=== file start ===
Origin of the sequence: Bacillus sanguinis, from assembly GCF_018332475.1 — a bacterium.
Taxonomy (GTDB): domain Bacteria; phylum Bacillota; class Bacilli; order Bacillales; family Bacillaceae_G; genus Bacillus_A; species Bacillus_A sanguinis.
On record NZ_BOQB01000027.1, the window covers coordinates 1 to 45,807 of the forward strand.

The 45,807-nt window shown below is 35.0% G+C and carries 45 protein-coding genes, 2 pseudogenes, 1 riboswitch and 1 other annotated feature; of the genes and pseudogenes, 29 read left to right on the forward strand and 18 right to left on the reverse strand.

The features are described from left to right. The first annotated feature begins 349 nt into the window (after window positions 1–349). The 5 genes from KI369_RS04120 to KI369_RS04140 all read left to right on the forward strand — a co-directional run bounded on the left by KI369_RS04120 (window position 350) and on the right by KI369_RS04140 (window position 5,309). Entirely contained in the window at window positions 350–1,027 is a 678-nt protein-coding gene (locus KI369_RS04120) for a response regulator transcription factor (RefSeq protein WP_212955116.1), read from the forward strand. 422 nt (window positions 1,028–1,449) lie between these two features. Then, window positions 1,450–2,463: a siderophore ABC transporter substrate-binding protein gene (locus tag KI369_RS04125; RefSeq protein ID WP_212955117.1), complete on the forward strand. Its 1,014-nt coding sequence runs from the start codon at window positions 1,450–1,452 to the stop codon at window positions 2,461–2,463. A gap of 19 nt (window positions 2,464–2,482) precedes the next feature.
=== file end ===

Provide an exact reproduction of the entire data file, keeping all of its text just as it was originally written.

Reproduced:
Origin of the sequence: Bacillus sanguinis, from assembly GCF_018332475.1 — a bacterium.
Taxonomy (GTDB): domain Bacteria; phylum Bacillota; class Bacilli; order Bacillales; family Bacillaceae_G; genus Bacillus_A; species Bacillus_A sanguinis.
On record NZ_BOQB01000027.1, the window covers coordinates 1 to 45,807 of the forward strand.

The 45,807-nt window shown below is 35.0% G+C and carries 45 protein-coding genes, 2 pseudogenes, 1 riboswitch and 1 other annotated feature; of the genes and pseudogenes, 29 read left to right on the forward strand and 18 right to left on the reverse strand.

The features are described from left to right. The first annotated feature begins 349 nt into the window (after window positions 1–349). The 5 genes from KI369_RS04120 to KI369_RS04140 all read left to right on the forward strand — a co-directional run bounded on the left by KI369_RS04120 (window position 350) and on the right by KI369_RS04140 (window position 5,309). Entirely contained in the window at window positions 350–1,027 is a 678-nt protein-coding gene (locus KI369_RS04120) for a response regulator transcription factor (RefSeq protein WP_212955116.1), read from the forward strand. 422 nt (window positions 1,028–1,449) lie between these two features. Then, window positions 1,450–2,463: a siderophore ABC transporter substrate-binding protein gene (locus tag KI369_RS04125; RefSeq protein ID WP_212955117.1), complete on the forward strand. Its 1,014-nt coding sequence runs from the start codon at window positions 1,450–1,452 to the stop codon at window positions 2,461–2,463. A gap of 19 nt (window positions 2,464–2,482) precedes the next feature.